Second, Centocor argued that its patent fell under the “antibody exception”; in other words, that it adequately conveyed possession of the human antibody by disclosing the human TNF-alpha antigen. Centocor relied on PTO guidelines, as discussed in Noelle v. Lederman, which provide that an antibody capable of binding to a protein is adequately described “when (1) the applicant fully discloses the novel protein and (2) generating the claimed antibody is so routine that possessing the protein places the applicant in possession of an antibody.” The Federal Circuit rejected this argument. Distinguishing the present case from Noelle, the court found that (1) the protein here was not novel, and (2) obtaining the human form of the TNF-alpha antibody was not “routine” under the state of the art at the time of Centocor’s CIP application. While the Court did not hold that such a description is always insufficient, it found that here, Centocor’s possession of the human protein did not place Centocor in possession of the claimed human antibody.
In finding for Defendant Abbott, the Federal Circuit emphasized that although one can assert claims that are broader than what is disclosed in the written description, the patent only covers as much as what is disclosed. Neither the added claims in 2002 nor the disclosure of the human antigen conveyed “possession” of the claimed invention, and thus Centocor was not entitled to the human antibody.
This case speaks to the broader issue, regarding the appropriate standard for the written description requirement, particularly in the “unpredictable arts” like biotechnology and pharmaceuticals.
On one hand, patent applicants in these industries are incentivized to claim possession broadly, in terms of function. One reason applicants avoid disclosing an invention narrowly, such as in terms of structure, is that doing so creates the risk that a competitor will use knowledge of the patent owner’s invention to slightly alter its structure; because the patent is defined narrowly, the modified version would not infringe the original patent. Consequently, applicants often disclose their invention in terms of function in order to obtain broader coverage (in the present case, for example, Centocor argued that it had possession over “any antibody that [functions to] bind to human TNF-alpha.”). By making broad, “functionalized” patent claims, patent owners can protect themselves from competitors who would abuse knowledge of their patent, and they can ensure that their patent will have sufficient value for their research investment.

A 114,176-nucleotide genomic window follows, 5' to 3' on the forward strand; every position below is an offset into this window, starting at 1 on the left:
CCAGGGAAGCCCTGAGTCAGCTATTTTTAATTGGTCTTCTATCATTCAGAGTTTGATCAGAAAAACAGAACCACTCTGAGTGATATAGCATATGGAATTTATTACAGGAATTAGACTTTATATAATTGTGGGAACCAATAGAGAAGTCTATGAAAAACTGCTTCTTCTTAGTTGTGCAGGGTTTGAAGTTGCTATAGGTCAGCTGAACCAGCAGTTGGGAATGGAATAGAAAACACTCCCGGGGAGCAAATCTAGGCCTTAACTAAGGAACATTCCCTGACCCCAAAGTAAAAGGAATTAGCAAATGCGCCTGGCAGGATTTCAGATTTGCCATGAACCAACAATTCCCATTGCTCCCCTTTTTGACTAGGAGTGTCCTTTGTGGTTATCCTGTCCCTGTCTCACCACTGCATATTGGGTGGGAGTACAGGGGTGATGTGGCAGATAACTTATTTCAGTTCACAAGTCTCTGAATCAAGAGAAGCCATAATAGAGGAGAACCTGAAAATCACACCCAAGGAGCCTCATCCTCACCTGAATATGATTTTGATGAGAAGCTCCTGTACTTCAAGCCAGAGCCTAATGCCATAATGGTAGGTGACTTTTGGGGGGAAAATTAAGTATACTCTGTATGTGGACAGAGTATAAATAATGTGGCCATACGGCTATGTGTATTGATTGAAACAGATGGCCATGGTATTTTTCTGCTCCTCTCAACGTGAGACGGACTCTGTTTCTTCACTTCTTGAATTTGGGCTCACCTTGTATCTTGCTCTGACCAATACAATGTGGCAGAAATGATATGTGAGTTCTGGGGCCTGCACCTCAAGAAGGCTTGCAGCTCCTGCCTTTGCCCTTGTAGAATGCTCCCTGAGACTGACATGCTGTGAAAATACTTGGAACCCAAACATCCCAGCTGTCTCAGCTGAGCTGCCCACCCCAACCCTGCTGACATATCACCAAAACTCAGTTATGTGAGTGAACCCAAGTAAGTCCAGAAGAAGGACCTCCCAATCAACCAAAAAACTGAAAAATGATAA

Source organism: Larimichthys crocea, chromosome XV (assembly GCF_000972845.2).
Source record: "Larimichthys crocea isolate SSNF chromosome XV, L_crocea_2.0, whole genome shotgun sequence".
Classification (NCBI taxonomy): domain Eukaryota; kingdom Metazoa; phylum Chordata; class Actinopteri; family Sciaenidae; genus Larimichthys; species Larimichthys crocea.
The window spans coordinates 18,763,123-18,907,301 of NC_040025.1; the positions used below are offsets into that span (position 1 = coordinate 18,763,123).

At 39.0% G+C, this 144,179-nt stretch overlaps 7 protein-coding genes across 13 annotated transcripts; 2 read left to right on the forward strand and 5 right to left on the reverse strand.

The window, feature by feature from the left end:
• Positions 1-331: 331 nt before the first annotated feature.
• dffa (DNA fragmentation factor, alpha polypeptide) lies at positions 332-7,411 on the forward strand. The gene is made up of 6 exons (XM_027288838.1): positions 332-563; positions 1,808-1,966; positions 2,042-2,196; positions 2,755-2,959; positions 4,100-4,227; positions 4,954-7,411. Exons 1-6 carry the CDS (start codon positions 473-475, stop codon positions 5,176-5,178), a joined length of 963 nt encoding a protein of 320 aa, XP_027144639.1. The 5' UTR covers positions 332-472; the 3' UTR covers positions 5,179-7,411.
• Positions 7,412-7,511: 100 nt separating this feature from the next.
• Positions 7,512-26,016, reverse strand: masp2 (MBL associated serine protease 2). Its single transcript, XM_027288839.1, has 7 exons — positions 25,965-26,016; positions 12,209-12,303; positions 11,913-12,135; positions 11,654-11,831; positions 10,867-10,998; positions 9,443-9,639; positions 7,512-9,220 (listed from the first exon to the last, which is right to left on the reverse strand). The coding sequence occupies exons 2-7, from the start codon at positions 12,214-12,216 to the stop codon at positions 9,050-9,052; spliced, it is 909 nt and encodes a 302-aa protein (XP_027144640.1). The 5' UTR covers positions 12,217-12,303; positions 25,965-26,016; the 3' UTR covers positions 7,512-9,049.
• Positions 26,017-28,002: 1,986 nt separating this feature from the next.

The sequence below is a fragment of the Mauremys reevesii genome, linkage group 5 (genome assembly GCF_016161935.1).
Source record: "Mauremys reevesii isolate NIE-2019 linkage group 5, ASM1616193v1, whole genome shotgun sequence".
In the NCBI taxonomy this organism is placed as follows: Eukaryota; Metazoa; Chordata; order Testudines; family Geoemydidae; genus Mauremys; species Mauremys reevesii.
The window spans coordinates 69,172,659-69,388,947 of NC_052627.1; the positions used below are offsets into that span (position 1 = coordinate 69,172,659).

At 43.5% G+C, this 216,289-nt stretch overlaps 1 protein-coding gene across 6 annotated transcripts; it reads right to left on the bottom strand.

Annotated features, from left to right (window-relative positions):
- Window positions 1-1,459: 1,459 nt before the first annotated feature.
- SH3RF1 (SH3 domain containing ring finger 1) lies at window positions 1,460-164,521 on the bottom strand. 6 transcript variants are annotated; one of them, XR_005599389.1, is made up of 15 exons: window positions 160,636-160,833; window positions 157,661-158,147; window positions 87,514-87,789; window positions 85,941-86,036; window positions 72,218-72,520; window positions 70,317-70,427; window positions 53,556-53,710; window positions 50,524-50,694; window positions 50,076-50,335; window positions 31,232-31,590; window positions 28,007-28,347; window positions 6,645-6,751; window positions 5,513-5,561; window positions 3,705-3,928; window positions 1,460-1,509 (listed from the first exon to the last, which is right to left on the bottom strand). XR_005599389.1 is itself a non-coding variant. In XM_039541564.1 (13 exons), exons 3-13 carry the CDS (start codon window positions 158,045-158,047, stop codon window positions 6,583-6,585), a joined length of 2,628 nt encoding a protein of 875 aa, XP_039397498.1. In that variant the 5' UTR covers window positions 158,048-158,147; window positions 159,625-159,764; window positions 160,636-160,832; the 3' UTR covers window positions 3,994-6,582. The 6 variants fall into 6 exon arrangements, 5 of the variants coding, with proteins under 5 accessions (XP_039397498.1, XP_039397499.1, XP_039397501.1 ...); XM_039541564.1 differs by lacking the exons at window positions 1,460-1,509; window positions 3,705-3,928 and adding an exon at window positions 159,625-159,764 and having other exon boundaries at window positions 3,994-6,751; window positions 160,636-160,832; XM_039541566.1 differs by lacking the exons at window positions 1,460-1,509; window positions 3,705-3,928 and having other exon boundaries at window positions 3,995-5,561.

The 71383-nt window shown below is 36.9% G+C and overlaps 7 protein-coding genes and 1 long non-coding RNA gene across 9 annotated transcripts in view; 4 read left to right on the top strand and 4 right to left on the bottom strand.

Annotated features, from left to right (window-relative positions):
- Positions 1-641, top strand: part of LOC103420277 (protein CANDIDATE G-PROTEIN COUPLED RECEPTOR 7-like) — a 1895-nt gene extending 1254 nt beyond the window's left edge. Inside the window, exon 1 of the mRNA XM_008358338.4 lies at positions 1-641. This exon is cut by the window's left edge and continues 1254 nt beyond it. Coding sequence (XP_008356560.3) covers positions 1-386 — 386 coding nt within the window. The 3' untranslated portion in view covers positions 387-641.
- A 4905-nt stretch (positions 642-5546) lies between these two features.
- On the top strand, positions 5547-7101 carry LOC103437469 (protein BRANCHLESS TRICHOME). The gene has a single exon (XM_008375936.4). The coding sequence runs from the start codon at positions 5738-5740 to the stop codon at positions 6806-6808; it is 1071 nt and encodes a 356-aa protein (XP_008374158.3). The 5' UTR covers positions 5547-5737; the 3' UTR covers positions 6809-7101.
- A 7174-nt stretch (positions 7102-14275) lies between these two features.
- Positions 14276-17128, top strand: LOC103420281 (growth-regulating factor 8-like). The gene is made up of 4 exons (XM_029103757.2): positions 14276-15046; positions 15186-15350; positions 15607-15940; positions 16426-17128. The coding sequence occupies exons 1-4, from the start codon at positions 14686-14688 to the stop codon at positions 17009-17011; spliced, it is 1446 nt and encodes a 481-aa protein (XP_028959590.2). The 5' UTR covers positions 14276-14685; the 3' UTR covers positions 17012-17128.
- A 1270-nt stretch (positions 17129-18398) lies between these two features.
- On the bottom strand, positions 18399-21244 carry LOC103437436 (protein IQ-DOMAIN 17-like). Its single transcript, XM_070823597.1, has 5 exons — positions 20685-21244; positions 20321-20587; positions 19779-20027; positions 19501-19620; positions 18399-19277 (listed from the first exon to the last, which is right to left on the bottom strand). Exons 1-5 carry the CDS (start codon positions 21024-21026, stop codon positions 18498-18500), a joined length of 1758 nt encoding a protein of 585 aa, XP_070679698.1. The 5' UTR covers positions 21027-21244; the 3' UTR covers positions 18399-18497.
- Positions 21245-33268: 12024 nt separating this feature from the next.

On the other hand, however, enforcing broad patents in fields of “unpredictable arts” creates the inevitable risk that courts will provide protection for more than what the applicant initially possessed. As Oskar Liivak argues, the “antibody exception” allows patent owners to claim more than what the applicant invented; it gives them the power to claim the “entire genus of antibodies that binds to the antigen.” Liivak argues that this is in direct conflict with the written description requirement in the patent statute, which requires that patents must be limited to claims to subject matter actually invented and disclosed.
The written description requirement poses a difficult predicament for patent applicants in the “unpredictable arts.” On one hand, a narrow disclosure greatly limits their patent protection, and on the other hand, a broad disclosure may yield their patent unenforceable in courts. There has been an ongoing struggle regarding the optimal amount of disclosure to satisfy this requirement, and while there is a persistent concern about potential abuse of narrow patents, the present case indicates the Federal Circuit’s greater concern against providing too much patent protection for overly broad patents.